Travels & Traditions with Burt Wolf
Season 14 Episodes 1 & 2
Hong Kong is a major commercial and cultural center with considerable influence throughout the world. It is a very modern city that’s continually being built up. Up being the operative word. Yet it has maintained much of what is traditionally Chinese. Which makes it attractive to tourists. We came to Hong Kong to see what it looks and feels like to have tomorrow being built on top of a 5,000 year old culture.
What's Your Sign?
Hong Kong is clearly a modern world-class city. But its contemporary sophistication is supported by centuries of Chinese history. You’ll find an ancient temple. And across the street a starred Michelin Restaurant. Antique junks sail through the harbor powered by Mercedes diesel engines.
Hong Kong has a number of markets in a layout that has been around for thousands of years. Streets filled with open shops where you can easily see what’s for sale. Communication takes place through direct contact. You can see, smell and often touch what is being offered.
When the ancient market became Main Street the products moved behind windows. You couldn’t touch or smell the stuff, but you could look at it. And because you were walking along a street you could stop and control the amount of time and attention you devoted to what was being offered.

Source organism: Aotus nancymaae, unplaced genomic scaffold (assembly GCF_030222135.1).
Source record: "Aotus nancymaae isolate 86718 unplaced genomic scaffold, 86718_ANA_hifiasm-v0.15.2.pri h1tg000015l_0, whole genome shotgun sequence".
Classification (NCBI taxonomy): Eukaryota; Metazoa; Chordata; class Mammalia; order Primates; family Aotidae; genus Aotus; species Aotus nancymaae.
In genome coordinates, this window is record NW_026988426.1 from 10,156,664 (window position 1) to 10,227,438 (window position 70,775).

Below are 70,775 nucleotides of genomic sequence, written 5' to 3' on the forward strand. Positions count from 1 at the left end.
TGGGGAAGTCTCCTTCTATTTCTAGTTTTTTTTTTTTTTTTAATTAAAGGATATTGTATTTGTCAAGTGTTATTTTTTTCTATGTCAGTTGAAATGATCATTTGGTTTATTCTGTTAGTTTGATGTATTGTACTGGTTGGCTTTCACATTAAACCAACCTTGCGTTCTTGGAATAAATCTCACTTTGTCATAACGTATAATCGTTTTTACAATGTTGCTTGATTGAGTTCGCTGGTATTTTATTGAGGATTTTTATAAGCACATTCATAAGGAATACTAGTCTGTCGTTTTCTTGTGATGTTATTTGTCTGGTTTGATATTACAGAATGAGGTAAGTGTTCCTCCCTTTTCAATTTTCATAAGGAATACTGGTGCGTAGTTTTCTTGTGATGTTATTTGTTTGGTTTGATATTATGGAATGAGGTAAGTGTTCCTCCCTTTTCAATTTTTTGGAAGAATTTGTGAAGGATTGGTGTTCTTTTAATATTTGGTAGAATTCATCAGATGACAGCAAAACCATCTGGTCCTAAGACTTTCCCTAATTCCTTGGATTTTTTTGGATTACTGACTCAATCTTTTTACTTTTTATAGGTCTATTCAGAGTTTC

The Hong Kong Goldfish Market, block after block is lined with shops that sell goldfish. During the Tang Dynasty, starting in the 600’s, people began the selective breeding of carp that had a genetic mutation. The result was a golden fish, and for over a thousand years they have played a role in Chinese culture. Goldfish are valued for their extraordinary colors, elegant swimming style and quiet temperament. These days there are over 300 different varieties of goldfish.
Goldfish are a recurring theme in Chinese art. They represent wealth and success, but they also send a signal that it is possible for anyone to achieve whatever they want. If you don’t have an actual goldfish living in your home, the next best thing is a painting of a goldfish. It is considered to have the same effect with a reduced level of maintenance.
The harbor area in Hong Kong is named after Queen Victoria and it dominates the landscape, just like she did. The harbor is a very deep, sheltered waterway --- one of the world’s great natural harbors. In fact, as I was looking out the window of my room, I caught a shot on my iPhone of the Queen Elizabeth sailing through.
The harbor separates the island of Hong Kong from the part of the city that sits on the mainland and is called Kowloon. Its strategic location in the South China Sea made it a major trading center. Today, the harbor offers the most spectacular views of Hong Kong Island from one side and Kowloon from the other. For over a hundred years, the Star Ferry has been running around the harbor. It’s part of the city’s public transportation system, but it’s also a major attraction for tourists. There’s a ferry that runs up and back between Hong Kong Island and Kowloon. That’s the commuter. They also have a ferry that tours the harbor.
In English, the word “junk” is used to refer to certain types of bonds and other financial instruments of questionable value, the contents of most kids rooms and clearly everything my Aunt Margaret brings home from the flea market. In China, the word ‘junk” means sailing ship, and it has a very particular and highly successful design that was originally developed over 2,000 years ago.